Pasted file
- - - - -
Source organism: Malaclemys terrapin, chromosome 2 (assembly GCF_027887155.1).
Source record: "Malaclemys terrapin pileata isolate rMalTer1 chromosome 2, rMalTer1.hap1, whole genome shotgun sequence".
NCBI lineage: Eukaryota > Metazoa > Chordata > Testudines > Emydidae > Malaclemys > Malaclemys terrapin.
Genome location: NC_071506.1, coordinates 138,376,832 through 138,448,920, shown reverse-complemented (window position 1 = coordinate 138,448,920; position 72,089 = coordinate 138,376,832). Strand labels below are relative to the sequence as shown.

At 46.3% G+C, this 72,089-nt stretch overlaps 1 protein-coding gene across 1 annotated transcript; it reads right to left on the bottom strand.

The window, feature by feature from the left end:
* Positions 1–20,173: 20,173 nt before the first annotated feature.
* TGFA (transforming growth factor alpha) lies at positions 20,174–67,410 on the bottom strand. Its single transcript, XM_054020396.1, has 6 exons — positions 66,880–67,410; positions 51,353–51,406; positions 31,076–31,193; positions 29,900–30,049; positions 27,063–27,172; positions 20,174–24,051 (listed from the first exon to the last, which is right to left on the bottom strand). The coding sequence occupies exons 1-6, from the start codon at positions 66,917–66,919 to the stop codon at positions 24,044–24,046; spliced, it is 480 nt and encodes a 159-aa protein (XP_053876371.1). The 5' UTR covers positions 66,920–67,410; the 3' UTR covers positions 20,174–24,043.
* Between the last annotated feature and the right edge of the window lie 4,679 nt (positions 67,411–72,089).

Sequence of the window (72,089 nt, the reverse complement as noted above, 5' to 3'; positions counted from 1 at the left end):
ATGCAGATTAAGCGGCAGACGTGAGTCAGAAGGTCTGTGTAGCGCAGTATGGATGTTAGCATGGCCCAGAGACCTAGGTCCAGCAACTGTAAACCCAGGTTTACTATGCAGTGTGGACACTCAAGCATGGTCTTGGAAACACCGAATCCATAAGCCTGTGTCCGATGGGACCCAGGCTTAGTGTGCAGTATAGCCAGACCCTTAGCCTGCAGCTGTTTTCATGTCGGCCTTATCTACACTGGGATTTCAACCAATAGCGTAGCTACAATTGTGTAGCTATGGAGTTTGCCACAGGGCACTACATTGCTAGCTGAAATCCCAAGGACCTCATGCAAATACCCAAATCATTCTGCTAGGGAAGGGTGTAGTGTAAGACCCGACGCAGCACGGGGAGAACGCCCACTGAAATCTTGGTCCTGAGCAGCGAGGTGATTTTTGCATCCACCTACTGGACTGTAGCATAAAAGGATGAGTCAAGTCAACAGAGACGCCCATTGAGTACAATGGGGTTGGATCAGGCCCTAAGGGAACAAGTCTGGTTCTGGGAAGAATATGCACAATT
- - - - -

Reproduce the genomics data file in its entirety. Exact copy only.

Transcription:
Source organism: Malaclemys terrapin, chromosome 2 (assembly GCF_027887155.1).
Source record: "Malaclemys terrapin pileata isolate rMalTer1 chromosome 2, rMalTer1.hap1, whole genome shotgun sequence".
NCBI lineage: Eukaryota > Metazoa > Chordata > Testudines > Emydidae > Malaclemys > Malaclemys terrapin.
Genome location: NC_071506.1, coordinates 138,376,832 through 138,448,920, shown reverse-complemented (window position 1 = coordinate 138,448,920; position 72,089 = coordinate 138,376,832). Strand labels below are relative to the sequence as shown.

At 46.3% G+C, this 72,089-nt stretch overlaps 1 protein-coding gene across 1 annotated transcript; it reads right to left on the bottom strand.

The window, feature by feature from the left end:
* Positions 1–20,173: 20,173 nt before the first annotated feature.
* TGFA (transforming growth factor alpha) lies at positions 20,174–67,410 on the bottom strand. Its single transcript, XM_054020396.1, has 6 exons — positions 66,880–67,410; positions 51,353–51,406; positions 31,076–31,193; positions 29,900–30,049; positions 27,063–27,172; positions 20,174–24,051 (listed from the first exon to the last, which is right to left on the bottom strand). The coding sequence occupies exons 1-6, from the start codon at positions 66,917–66,919 to the stop codon at positions 24,044–24,046; spliced, it is 480 nt and encodes a 159-aa protein (XP_053876371.1). The 5' UTR covers positions 66,920–67,410; the 3' UTR covers positions 20,174–24,043.
* Between the last annotated feature and the right edge of the window lie 4,679 nt (positions 67,411–72,089).

Sequence of the window (72,089 nt, the reverse complement as noted above, 5' to 3'; positions counted from 1 at the left end):
ATGCAGATTAAGCGGCAGACGTGAGTCAGAAGGTCTGTGTAGCGCAGTATGGATGTTAGCATGGCCCAGAGACCTAGGTCCAGCAACTGTAAACCCAGGTTTACTATGCAGTGTGGACACTCAAGCATGGTCTTGGAAACACCGAATCCATAAGCCTGTGTCCGATGGGACCCAGGCTTAGTGTGCAGTATAGCCAGACCCTTAGCCTGCAGCTGTTTTCATGTCGGCCTTATCTACACTGGGATTTCAACCAATAGCGTAGCTACAATTGTGTAGCTATGGAGTTTGCCACAGGGCACTACATTGCTAGCTGAAATCCCAAGGACCTCATGCAAATACCCAAATCATTCTGCTAGGGAAGGGTGTAGTGTAAGACCCGACGCAGCACGGGGAGAACGCCCACTGAAATCTTGGTCCTGAGCAGCGAGGTGATTTTTGCATCCACCTACTGGACTGTAGCATAAAAGGATGAGTCAAGTCAACAGAGACGCCCATTGAGTACAATGGGGTTGGATCAGGCCCTAAGGGAACAAGTCTGGTTCTGGGAAGAATATGCACAATT